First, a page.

Refunds soon on the way to some credit card, debit card customers
At least 3 million customers of PNC Bank and Citizens Bank, including many in Western Pennsylvania, should receive a share of $227 million in settlement money starting in mid-2013.
The amount is related to allegations in federal lawsuits that the banks manipulated the sequence of debit card transactions in order to maximize overdraft fees.
The cases against PNC and Citizens are among several class-action lawsuits brought in the last couple of years against major banks — including Bank of America, Wells Fargo, JPMorgan Chase and Citibank — in federal court in Miami which made similar claims.
Settlement payments by those banks to customers likely will start early in the new year.
“There were about 30 banks involved at one point or another,” said Robert Gilbert, a partner at Grossman Roth, the Miami-based law firm that sued the banks.
PNC agreed in June to pay $90 million to settle the overdraft litigation. Assuming the settlement is finalized by a federal judge in Miami, said Gilbert, an estimated 1 million to 1.5 million PNC customers should receive payments sometime during the July-through-September quarter.
Bank spokeswoman Amy Vargo declined to commnent beyond noting that the settlement has not yet been finalized.
The amount of overdraft fees that bank customers pay depends on which transactions hit their accounts first.
For instance, a bank customer with $100 in a checking account, might use a debit card one day to buy a $10 breakfast, $20 lunch, $50 gift and $40 dinner. Presented in that order, those debits would trigger one overdraft fee with the dinner debit. But when manipulated and presented from highest to lowest debit amounts, the transactions would generate two overdraft fees.
RBS Citizens Financial Group, the parent of Citizens Bank and Charter One Bank in Ohio, in late April agreed to a $137.5 million settlement of similar claims that it altered the order of debit transactions in order to maximize fees.
Between 2 million and 2.5 million customers, including some locally, should receive settlement payments sometime in June, said attorney Gilbert, who anticipates the judge will finalize the agreement in early March.
Citizens spokesman Jim Hughes said only that the bank is “pleased to have this matter behind us.”
Customers of some banks subject to the class-action lawsuits that do not have branches in the Pittsburgh region might see some settlement money within weeks.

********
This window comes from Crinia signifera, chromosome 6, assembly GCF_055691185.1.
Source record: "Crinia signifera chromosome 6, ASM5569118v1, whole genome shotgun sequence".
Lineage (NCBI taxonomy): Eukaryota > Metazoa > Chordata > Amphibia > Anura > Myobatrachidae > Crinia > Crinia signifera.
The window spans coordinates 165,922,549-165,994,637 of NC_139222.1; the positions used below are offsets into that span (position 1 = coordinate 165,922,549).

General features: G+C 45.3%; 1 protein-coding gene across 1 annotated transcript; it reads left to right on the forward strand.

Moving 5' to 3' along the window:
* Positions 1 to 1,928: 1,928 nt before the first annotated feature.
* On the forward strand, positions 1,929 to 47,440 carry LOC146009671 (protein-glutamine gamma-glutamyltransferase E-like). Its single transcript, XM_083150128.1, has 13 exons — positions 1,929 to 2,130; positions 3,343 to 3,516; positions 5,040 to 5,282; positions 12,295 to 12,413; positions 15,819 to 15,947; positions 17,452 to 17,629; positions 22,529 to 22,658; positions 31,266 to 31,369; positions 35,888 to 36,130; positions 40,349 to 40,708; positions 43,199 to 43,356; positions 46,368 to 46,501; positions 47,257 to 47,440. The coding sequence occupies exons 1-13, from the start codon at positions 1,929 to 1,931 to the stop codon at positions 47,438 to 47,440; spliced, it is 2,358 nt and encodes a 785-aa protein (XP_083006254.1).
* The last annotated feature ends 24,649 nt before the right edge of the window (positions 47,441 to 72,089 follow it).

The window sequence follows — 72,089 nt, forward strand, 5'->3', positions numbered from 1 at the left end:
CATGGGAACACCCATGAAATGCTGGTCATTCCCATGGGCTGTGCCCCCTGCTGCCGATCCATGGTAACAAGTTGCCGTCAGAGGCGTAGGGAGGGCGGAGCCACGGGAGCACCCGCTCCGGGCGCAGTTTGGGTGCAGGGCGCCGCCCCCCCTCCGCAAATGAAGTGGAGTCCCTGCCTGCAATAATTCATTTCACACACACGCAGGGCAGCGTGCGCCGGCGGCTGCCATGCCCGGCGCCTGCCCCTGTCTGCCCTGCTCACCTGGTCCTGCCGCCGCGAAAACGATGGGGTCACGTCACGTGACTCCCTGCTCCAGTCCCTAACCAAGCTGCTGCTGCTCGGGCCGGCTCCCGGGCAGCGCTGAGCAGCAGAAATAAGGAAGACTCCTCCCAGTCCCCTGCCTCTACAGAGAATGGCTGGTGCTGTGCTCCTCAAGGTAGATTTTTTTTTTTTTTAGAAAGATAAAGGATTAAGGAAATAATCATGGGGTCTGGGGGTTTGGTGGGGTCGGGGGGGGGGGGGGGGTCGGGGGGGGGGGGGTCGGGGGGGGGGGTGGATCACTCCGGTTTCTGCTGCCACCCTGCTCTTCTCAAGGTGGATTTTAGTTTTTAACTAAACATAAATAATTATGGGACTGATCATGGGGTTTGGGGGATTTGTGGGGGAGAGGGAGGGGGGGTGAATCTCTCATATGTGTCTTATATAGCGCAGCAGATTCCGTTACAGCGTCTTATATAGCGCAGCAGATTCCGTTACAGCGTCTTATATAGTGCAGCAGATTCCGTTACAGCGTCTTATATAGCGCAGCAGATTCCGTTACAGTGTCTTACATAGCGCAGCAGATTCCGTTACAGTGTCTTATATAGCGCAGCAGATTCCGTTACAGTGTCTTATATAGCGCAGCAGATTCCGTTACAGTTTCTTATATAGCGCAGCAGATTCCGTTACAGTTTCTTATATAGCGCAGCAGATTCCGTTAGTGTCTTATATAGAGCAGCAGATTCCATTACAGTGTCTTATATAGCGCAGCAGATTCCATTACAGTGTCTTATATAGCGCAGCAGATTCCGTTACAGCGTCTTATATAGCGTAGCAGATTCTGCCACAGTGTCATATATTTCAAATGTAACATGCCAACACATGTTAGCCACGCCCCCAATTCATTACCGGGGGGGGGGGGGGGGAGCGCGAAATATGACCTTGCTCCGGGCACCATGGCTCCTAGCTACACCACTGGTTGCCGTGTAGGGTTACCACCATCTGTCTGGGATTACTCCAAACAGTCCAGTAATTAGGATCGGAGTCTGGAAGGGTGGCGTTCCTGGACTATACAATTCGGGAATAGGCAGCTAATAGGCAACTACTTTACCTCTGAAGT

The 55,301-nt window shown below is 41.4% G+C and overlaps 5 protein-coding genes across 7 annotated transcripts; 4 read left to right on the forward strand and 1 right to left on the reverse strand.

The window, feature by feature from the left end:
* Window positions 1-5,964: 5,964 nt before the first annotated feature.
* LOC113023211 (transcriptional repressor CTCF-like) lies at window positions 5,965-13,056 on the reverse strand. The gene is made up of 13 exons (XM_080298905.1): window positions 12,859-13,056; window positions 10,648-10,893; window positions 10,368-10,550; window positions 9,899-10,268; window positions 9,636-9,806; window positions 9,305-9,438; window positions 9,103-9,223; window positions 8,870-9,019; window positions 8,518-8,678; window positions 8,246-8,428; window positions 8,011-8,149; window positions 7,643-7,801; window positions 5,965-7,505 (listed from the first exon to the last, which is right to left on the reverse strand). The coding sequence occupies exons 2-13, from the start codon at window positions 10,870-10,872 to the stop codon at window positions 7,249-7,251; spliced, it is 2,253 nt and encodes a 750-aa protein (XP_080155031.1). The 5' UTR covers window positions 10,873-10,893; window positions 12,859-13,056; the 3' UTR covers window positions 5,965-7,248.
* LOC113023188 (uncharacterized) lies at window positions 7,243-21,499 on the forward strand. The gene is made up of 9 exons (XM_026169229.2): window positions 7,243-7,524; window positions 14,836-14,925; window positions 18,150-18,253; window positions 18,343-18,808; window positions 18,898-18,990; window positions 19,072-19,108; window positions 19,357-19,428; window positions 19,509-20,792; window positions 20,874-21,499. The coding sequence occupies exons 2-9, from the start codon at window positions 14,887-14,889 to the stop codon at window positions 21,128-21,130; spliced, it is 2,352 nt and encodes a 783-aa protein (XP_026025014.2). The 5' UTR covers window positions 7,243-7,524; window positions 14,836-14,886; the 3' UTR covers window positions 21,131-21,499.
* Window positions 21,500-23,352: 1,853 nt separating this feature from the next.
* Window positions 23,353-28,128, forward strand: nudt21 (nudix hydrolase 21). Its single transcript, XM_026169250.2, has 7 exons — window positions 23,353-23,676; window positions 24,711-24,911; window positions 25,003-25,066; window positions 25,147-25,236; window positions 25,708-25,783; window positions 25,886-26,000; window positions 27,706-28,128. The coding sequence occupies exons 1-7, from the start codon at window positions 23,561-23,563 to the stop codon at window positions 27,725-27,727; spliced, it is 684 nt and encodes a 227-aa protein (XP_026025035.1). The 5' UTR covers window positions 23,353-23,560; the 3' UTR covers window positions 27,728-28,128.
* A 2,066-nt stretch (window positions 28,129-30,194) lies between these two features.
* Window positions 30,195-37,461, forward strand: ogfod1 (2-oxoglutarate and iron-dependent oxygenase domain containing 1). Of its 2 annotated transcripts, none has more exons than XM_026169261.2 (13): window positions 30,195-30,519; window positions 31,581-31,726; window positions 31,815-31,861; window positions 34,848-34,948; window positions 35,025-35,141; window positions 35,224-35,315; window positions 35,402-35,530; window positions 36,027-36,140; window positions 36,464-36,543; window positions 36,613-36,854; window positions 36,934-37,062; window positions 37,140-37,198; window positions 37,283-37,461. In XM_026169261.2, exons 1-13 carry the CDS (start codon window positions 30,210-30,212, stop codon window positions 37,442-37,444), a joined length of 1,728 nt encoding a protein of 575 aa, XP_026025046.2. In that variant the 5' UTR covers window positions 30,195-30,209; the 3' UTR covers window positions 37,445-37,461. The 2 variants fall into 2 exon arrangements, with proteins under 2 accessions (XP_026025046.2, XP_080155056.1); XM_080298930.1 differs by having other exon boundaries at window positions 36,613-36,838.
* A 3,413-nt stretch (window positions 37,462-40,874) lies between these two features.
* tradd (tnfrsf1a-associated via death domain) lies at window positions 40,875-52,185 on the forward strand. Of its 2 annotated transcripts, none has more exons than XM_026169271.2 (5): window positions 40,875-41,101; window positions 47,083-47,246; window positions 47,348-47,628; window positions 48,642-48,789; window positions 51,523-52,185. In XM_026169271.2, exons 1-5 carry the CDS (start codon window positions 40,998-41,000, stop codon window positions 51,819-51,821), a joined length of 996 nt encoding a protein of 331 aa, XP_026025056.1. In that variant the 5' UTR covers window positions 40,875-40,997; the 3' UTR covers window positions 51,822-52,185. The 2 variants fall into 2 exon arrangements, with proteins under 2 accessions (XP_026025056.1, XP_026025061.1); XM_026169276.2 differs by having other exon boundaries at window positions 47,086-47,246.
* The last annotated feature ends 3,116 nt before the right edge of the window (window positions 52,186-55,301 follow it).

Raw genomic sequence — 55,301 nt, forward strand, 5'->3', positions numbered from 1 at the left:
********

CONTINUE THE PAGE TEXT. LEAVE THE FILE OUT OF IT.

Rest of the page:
For instance, millions of customers of Bank of America, which reached a $410 million settlement of the case in May, have begun to receive payments settling allegations of overdraft-fee abuses.
Thomas Olson is a staff writer for Trib Total Media. He can be reached a 412-320-7854 or at email@example.com.
Show commenting policy
TribLive commenting policy
You are solely responsible for your comments and by using TribLive.com you agree to our Terms of Service.
We moderate comments. Our goal is to provide substantive commentary for a general readership. By screening submissions, we provide a space where readers can share intelligent and informed commentary that enhances the quality of our news and information.
While most comments will be posted if they are on-topic and not abusive, moderating decisions are subjective. We will make them as carefully and consistently as we can. Because of the volume of reader comments, we cannot review individual moderation decisions with readers.
We value thoughtful comments representing a range of views that make their point quickly and politely. We make an effort to protect discussions from repeated comments either by the same reader or different readers.
We follow the same standards for taste as the daily newspaper. A few things we won't tolerate: personal attacks, obscenity, vulgarity, profanity (including expletives and letters followed by dashes), commercial promotion, impersonations, incoherence, proselytizing and SHOUTING. Don't include URLs to Web sites.
We do not edit comments. They are either approved or deleted. We reserve the right to edit a comment that is quoted or excerpted in an article. In this case, we may fix spelling and punctuation.
We welcome strong opinions and criticism of our work, but we don't want comments to become bogged down with discussions of our policies and we will moderate accordingly.
We appreciate it when readers and people quoted in articles or blog posts point out errors of fact or emphasis and will investigate all assertions. But these suggestions should be sent via e-mail. To avoid distracting other readers, we won't publish comments that suggest a correction. Instead, corrections will be made in a blog post or in an article.
- Pennsylvania Game Commission reaps revenue from shale gas under game lands
- University of Pittsburgh researchers revisit war of electric currents
- Energy Spotlight: Minking Chyu
- As historic breakup nears, Alcoa works to redefine its ‘advantage’
- Older workers try to cut back on hours at job
- Paying pals digitally catches on
- Mylan plans stock buyback after bid to acquire Perrigo fails
- Nutritional supplement makers, led by GNC, want to create voluntary safety standards
- Batteries key to alternative energy’s success
- Make green home upgrades pay off